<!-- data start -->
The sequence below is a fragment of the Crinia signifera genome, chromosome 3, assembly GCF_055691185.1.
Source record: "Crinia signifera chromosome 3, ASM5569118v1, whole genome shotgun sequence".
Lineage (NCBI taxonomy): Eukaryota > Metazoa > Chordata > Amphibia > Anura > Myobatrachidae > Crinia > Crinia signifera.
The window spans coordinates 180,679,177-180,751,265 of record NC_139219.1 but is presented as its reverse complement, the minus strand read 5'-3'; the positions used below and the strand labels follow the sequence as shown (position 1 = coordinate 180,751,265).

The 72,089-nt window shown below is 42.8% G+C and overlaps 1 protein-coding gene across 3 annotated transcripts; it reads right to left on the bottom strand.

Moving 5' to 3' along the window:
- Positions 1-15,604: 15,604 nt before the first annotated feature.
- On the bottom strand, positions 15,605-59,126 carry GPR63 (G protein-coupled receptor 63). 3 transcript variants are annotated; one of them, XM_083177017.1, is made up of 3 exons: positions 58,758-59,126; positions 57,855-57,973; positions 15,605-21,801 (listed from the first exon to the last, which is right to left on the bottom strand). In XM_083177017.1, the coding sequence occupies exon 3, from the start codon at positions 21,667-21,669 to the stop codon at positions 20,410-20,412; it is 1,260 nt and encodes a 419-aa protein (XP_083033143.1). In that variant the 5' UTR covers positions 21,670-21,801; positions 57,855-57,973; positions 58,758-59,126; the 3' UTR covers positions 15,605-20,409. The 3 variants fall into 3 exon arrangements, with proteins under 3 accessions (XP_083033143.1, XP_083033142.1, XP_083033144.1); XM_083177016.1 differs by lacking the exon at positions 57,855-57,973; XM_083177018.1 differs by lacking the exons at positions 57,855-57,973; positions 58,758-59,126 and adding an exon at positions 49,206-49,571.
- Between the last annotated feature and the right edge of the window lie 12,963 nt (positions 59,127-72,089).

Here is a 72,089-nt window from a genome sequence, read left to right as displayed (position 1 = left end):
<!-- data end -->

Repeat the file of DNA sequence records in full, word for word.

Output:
The sequence below is a fragment of the Crinia signifera genome, chromosome 3, assembly GCF_055691185.1.
Source record: "Crinia signifera chromosome 3, ASM5569118v1, whole genome shotgun sequence".
Lineage (NCBI taxonomy): Eukaryota > Metazoa > Chordata > Amphibia > Anura > Myobatrachidae > Crinia > Crinia signifera.
The window spans coordinates 180,679,177-180,751,265 of record NC_139219.1 but is presented as its reverse complement, the minus strand read 5'-3'; the positions used below and the strand labels follow the sequence as shown (position 1 = coordinate 180,751,265).

The 72,089-nt window shown below is 42.8% G+C and overlaps 1 protein-coding gene across 3 annotated transcripts; it reads right to left on the bottom strand.

Moving 5' to 3' along the window:
- Positions 1-15,604: 15,604 nt before the first annotated feature.
- On the bottom strand, positions 15,605-59,126 carry GPR63 (G protein-coupled receptor 63). 3 transcript variants are annotated; one of them, XM_083177017.1, is made up of 3 exons: positions 58,758-59,126; positions 57,855-57,973; positions 15,605-21,801 (listed from the first exon to the last, which is right to left on the bottom strand). In XM_083177017.1, the coding sequence occupies exon 3, from the start codon at positions 21,667-21,669 to the stop codon at positions 20,410-20,412; it is 1,260 nt and encodes a 419-aa protein (XP_083033143.1). In that variant the 5' UTR covers positions 21,670-21,801; positions 57,855-57,973; positions 58,758-59,126; the 3' UTR covers positions 15,605-20,409. The 3 variants fall into 3 exon arrangements, with proteins under 3 accessions (XP_083033143.1, XP_083033142.1, XP_083033144.1); XM_083177016.1 differs by lacking the exon at positions 57,855-57,973; XM_083177018.1 differs by lacking the exons at positions 57,855-57,973; positions 58,758-59,126 and adding an exon at positions 49,206-49,571.
- Between the last annotated feature and the right edge of the window lie 12,963 nt (positions 59,127-72,089).

Here is a 72,089-nt window from a genome sequence, read left to right as displayed (position 1 = left end):